During this time, brisket was considered a cheaper, less desirable cut of meat, as it was tough and required a long cooking time to become tender. As a result, it was often reserved for smoking, which helped to break down the tough connective tissue and create a more flavorful and tender final product.
 
As the popularity of Texas BBQ grew in the 20th century, so too did the popularity of brisket. It became a staple of Texas BBQ and was often served at community gatherings and events. Today, Texas smoked brisket is known around the world for its unique flavor and is a beloved part of Texas culture and cuisine.

 

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5 from 5 votes

Texas Smoked Brisket

This brisket was made in an Old Smokey with fire from the bottom. Pretty sure this would work well in a gas grill. Since the heat is charging in from the bottom we’ll put a tin pan between brisket and fire.
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My vents closed Old Smokey has the fire coming from the outside bottom with the pit set on top of a gas burner (turkey fryer or crawfish boiler). It kept an even temp easy to control when I added chunks for smoke. Using mesquite chunks for smoke they burned slow which was nice since mesquite burns so hot. Any wood you dig will work.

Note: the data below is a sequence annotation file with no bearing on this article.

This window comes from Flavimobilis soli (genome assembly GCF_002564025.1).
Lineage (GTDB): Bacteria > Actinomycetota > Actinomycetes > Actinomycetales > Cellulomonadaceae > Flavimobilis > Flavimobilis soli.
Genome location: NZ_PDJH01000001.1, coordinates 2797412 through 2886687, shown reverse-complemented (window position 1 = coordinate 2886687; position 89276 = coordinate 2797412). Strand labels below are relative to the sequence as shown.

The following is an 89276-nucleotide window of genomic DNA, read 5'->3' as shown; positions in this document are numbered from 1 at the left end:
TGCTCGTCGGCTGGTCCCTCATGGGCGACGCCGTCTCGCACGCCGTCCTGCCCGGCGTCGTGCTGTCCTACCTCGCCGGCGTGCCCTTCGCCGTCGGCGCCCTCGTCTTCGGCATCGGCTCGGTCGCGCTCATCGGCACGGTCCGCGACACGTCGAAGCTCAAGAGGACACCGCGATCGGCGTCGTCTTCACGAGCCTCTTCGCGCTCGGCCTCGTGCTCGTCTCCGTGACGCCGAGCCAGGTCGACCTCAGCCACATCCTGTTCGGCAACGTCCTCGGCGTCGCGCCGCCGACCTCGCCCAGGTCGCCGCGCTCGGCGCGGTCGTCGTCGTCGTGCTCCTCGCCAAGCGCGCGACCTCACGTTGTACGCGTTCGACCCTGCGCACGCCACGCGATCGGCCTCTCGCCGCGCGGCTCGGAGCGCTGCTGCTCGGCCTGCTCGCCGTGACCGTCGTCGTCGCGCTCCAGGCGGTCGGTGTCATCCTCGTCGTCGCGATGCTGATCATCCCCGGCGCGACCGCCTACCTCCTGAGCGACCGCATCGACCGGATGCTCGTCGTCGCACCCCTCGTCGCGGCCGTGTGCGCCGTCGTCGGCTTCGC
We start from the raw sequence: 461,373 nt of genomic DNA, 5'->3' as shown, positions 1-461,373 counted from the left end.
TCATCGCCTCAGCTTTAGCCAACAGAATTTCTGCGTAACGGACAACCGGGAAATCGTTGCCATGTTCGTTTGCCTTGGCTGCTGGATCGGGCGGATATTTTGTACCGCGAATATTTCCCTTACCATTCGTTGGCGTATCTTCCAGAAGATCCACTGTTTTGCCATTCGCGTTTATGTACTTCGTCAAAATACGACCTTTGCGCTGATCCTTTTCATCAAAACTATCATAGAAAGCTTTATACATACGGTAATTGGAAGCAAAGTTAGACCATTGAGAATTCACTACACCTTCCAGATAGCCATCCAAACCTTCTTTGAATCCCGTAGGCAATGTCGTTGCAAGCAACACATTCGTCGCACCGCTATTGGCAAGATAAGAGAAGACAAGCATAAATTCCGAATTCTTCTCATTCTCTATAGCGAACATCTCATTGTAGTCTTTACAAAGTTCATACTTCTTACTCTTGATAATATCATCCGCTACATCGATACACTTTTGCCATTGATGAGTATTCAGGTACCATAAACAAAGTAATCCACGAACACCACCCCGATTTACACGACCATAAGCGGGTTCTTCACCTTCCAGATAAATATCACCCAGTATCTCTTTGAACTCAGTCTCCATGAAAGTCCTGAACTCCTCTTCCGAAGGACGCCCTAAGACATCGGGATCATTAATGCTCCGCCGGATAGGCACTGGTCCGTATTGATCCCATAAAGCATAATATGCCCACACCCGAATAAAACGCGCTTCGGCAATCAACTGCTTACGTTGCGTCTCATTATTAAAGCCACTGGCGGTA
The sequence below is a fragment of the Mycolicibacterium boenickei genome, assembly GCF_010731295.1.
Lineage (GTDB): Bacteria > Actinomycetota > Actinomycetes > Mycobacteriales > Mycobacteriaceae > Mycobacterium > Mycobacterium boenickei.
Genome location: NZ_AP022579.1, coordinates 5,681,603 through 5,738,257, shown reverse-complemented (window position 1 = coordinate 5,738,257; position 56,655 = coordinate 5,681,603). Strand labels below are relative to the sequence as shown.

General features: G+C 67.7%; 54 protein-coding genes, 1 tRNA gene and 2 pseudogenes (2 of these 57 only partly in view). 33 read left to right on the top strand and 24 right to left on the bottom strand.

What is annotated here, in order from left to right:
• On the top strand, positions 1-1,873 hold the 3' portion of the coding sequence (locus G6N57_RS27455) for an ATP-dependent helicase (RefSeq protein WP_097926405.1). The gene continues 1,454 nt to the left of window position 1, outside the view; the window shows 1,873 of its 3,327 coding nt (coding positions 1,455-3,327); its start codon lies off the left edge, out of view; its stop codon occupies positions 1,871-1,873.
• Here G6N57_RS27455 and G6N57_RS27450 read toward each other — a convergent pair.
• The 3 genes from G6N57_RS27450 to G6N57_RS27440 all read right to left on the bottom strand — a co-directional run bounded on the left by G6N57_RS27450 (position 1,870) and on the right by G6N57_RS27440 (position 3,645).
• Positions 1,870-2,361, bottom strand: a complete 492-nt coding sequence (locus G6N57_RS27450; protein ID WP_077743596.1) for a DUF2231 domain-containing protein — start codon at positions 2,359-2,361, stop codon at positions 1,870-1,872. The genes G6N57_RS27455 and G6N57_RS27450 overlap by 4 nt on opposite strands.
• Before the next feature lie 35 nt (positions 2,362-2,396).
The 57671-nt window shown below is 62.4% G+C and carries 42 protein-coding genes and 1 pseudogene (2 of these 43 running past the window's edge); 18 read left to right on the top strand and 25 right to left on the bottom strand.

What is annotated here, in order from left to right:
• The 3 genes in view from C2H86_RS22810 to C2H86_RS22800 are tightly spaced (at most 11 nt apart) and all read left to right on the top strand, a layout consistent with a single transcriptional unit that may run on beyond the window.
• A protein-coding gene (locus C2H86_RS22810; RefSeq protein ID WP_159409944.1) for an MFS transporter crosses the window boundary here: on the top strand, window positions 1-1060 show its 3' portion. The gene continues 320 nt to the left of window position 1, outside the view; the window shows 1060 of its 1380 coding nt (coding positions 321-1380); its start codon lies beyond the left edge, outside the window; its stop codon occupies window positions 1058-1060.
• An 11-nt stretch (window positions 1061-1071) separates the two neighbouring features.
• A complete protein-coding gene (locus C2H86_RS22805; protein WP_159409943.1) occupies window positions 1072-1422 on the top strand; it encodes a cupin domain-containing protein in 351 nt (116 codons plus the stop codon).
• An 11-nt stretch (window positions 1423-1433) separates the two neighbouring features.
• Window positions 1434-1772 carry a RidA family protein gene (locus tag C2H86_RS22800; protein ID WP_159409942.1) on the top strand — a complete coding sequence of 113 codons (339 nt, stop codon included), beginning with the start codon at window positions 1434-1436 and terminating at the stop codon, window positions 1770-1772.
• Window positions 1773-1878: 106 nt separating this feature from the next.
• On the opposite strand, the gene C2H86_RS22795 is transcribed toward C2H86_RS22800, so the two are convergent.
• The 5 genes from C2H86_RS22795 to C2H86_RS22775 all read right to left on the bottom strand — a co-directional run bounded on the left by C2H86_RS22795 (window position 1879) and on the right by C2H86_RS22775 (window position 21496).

If you intend on using your gas grill make sure you can get the temp down to 245 and I’d use a heavier pan (like a cookie sheet) between the brisket and fire. During the entire cook the pit was opened once to add wood. Some people like to spray stuff over the brisket throughout the cook. I think that’d be fine if you were using a steel pit barrel or a brick pit as those loose less heat when opened.